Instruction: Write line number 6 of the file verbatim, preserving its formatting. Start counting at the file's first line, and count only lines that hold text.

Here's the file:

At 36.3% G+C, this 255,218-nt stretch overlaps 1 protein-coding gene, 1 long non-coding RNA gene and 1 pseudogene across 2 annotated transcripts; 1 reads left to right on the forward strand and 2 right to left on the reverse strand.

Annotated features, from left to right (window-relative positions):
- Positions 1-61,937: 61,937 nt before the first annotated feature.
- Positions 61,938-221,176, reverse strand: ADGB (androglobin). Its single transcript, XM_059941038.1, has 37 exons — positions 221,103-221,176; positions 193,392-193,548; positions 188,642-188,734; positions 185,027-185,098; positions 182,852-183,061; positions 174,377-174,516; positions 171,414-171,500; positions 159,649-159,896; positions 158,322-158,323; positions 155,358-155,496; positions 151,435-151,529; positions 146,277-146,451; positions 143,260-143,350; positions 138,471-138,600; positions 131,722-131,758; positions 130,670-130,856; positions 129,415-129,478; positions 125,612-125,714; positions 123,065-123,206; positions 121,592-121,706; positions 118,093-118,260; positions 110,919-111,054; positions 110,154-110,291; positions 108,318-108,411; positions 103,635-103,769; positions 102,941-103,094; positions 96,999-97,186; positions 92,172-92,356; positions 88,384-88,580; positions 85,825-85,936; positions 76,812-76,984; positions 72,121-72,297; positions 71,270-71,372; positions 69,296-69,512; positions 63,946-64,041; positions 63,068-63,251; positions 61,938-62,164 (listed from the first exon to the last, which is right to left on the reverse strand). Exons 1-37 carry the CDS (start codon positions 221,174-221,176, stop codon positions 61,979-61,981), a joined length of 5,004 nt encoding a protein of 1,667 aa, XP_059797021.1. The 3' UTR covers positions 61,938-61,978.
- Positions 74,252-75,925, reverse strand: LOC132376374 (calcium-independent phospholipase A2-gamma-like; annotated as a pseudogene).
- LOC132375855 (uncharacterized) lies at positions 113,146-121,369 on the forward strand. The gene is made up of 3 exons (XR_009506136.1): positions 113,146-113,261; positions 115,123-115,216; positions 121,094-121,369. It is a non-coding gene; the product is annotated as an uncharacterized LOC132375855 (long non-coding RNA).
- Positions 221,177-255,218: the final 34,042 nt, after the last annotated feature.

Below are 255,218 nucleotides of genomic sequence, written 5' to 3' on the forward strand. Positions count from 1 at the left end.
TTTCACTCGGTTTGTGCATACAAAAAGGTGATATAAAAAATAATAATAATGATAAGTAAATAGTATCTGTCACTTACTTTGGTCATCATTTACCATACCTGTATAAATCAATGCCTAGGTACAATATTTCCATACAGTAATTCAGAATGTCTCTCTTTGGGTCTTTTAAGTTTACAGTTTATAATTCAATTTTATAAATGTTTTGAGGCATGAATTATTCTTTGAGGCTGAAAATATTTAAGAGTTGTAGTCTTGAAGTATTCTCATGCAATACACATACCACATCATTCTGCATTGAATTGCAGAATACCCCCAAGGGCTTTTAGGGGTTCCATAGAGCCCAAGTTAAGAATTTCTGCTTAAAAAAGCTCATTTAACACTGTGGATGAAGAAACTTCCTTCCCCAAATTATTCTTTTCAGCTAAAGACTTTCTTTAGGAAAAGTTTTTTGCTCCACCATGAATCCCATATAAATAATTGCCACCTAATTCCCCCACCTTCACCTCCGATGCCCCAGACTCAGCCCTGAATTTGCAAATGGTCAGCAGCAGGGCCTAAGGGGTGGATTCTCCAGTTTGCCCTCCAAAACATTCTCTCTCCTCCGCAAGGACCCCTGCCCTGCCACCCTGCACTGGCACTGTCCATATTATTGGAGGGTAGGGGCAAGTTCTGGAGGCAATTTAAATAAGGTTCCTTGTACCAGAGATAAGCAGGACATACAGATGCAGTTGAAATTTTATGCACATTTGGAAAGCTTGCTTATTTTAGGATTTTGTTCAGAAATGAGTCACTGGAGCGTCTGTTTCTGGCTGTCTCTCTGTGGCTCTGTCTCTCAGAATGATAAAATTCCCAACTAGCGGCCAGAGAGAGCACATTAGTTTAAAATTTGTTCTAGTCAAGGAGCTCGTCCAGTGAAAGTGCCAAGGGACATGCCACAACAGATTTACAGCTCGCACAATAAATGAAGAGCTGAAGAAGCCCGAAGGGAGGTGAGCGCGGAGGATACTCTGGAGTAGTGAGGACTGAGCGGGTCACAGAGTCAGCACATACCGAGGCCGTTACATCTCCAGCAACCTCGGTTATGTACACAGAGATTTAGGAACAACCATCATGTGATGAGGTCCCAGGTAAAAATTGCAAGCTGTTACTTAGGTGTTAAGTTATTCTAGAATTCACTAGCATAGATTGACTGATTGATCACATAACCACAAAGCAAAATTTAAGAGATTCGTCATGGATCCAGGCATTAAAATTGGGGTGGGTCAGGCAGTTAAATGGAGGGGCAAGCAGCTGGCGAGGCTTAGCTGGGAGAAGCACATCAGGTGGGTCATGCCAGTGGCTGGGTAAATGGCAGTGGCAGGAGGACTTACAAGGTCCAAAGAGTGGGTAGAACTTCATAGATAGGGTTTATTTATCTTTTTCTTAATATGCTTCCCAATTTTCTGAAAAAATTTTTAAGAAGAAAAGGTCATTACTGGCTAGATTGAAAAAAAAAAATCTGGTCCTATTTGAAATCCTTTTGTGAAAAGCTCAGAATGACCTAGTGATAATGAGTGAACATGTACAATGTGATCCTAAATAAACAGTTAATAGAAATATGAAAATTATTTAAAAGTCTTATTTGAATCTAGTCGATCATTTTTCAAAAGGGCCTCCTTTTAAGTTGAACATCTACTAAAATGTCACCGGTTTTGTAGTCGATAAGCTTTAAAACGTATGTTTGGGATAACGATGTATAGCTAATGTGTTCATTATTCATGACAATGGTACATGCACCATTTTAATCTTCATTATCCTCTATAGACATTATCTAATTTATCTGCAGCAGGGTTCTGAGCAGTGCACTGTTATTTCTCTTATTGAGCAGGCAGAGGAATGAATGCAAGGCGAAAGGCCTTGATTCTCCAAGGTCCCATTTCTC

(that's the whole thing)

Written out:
- LOC132375855 (uncharacterized) lies at positions 113,146-121,369 on the forward strand. The gene is made up of 3 exons (XR_009506136.1): positions 113,146-113,261; positions 115,123-115,216; positions 121,094-121,369. It is a non-coding gene; the product is annotated as an uncharacterized LOC132375855 (long non-coding RNA).